BLAGNAC, France -- Airbus refused to be drawn into the problems afflicting Boeing Co.'s Dreamliner plane as it reported a record number of deliveries for last year.
Speaking to reporters at the company's annual commercial results presentation Thursday, Airbus Chief Executive Fabrice Bregier says it wasn't his place to "give Boeing lessons" and noted that the European aircraft maker has had problems of its own "in the past."
Airbus said it plans to increase production again this year to deliver more than 600 aircraft from 2012's 588, while taking in new orders for at least 700 jets. In 2012, it took in orders for 914 new jets, above expectations.
Boeing's 787 Dreamliners have been grounded by aviation organizations around the world, including the U.S. Federal Aviation Authority and the European Aviation Safety Authority, following concerns about the safety of the airplane's lithium ion battery system.
"It's not our place to give Boeing lessons, we've had our own problems in the past, Bregier said. "About the batteries, the certification agencies seemed very happy with the architecture of our aircraft. If the FAA issues a directive, we will look very carefully to see if it applies to the A350."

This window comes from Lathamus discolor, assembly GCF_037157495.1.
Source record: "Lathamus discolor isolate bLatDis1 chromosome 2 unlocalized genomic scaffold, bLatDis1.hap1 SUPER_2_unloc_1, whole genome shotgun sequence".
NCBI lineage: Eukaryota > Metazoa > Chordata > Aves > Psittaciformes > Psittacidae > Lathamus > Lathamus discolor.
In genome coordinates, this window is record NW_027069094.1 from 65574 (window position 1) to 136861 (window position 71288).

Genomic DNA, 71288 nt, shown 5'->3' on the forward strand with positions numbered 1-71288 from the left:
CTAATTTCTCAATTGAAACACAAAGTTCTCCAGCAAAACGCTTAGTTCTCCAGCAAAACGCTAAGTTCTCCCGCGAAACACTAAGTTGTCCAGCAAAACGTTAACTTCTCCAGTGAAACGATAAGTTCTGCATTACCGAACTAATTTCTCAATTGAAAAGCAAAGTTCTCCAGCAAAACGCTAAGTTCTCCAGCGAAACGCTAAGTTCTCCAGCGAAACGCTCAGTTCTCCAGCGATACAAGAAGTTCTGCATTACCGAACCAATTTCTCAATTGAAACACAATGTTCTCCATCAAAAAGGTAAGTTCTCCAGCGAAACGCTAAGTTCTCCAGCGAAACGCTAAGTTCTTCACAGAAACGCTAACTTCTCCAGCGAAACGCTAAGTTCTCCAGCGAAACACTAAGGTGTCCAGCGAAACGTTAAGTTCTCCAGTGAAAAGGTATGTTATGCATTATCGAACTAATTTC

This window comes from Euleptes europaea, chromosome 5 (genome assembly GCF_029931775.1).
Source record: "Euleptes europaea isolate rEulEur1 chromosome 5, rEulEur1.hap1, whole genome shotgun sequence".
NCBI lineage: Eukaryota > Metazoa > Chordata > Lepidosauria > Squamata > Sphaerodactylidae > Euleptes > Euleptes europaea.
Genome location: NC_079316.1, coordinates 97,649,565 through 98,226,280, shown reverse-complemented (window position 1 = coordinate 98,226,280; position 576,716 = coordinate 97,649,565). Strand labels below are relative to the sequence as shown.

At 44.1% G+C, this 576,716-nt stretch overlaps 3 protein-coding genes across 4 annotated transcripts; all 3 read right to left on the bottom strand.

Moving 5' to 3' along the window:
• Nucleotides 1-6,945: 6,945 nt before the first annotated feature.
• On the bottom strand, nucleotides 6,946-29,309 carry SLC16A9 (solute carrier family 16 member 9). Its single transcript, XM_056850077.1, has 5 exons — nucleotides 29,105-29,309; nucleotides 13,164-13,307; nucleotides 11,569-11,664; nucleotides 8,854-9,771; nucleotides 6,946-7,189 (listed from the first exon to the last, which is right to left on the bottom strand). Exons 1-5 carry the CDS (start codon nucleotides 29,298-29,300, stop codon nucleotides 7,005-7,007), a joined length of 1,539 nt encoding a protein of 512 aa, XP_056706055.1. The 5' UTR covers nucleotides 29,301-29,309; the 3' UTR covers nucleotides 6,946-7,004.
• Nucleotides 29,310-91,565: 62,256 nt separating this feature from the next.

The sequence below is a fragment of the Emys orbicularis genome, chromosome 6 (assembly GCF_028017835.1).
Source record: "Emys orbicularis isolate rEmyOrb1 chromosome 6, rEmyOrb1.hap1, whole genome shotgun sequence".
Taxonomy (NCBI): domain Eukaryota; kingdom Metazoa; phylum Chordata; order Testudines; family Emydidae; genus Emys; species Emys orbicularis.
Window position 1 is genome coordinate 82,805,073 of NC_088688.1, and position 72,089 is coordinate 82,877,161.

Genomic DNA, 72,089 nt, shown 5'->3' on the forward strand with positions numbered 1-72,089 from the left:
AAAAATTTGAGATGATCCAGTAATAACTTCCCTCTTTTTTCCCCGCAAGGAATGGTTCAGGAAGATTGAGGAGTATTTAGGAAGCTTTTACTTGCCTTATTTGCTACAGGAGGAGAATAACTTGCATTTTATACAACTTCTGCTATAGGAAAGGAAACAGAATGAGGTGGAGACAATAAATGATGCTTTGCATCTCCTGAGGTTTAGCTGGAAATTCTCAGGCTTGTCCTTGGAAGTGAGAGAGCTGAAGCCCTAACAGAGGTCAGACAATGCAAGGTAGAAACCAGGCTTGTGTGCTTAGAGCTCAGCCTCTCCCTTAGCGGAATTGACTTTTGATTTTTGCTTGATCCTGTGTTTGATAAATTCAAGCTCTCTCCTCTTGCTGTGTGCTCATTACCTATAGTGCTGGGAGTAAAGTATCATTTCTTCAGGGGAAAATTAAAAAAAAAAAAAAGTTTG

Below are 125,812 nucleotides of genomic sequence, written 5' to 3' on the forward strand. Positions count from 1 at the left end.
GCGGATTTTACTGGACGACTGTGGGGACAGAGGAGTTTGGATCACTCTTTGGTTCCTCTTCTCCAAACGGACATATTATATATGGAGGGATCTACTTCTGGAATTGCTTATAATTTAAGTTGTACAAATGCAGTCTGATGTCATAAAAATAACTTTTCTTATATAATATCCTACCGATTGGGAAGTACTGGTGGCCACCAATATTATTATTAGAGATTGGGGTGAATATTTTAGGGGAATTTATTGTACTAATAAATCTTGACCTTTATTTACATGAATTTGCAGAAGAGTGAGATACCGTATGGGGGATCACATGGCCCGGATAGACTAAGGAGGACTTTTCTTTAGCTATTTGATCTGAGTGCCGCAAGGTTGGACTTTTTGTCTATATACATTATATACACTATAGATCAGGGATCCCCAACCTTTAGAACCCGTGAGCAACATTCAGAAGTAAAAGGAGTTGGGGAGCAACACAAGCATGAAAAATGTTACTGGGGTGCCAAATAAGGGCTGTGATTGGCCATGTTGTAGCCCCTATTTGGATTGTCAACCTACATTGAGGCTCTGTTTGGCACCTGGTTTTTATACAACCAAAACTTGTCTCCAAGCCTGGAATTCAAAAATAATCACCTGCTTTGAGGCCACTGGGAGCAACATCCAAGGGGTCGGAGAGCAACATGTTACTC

"I honestly wish all the best to my colleagues at Boeing to put this aircraft back in flight," he added. "I don't bet on the difficulties of a competitor in order to build Airbus' success."
Airbus expects its new A350 wide-body jet, a rival to Boeing's 787, to make its first flight around the middle of the year. Pressed on whether the inaugural flight could come during the Paris air show in June, Bregier joked that he had "too much respect" for air show organizers to divert attention to Toulouse, where the flight will take place, from the biannual gathering at Bourget airport outside Paris.
"It will be either just before or just after the air show," Bregier promised.
Airbus only sold nine of its superjumbo A380 jets last year, due to a combination of technical problems with the aircraft's wing ribs and the poor European economy. But chief salesman John Leahy pledged he'd get at least 25 orders for the massive jet this year. Airbus delivered 30 of the A380s last year.
Declaring that the problem with the wing ribs was " now behind us," CEO Bregier said the cause of the problem had been found a solution was being put in place for the nine airlines currently flying the giant aircraft.
Airbus said it will deliver 25 of the A380 this year.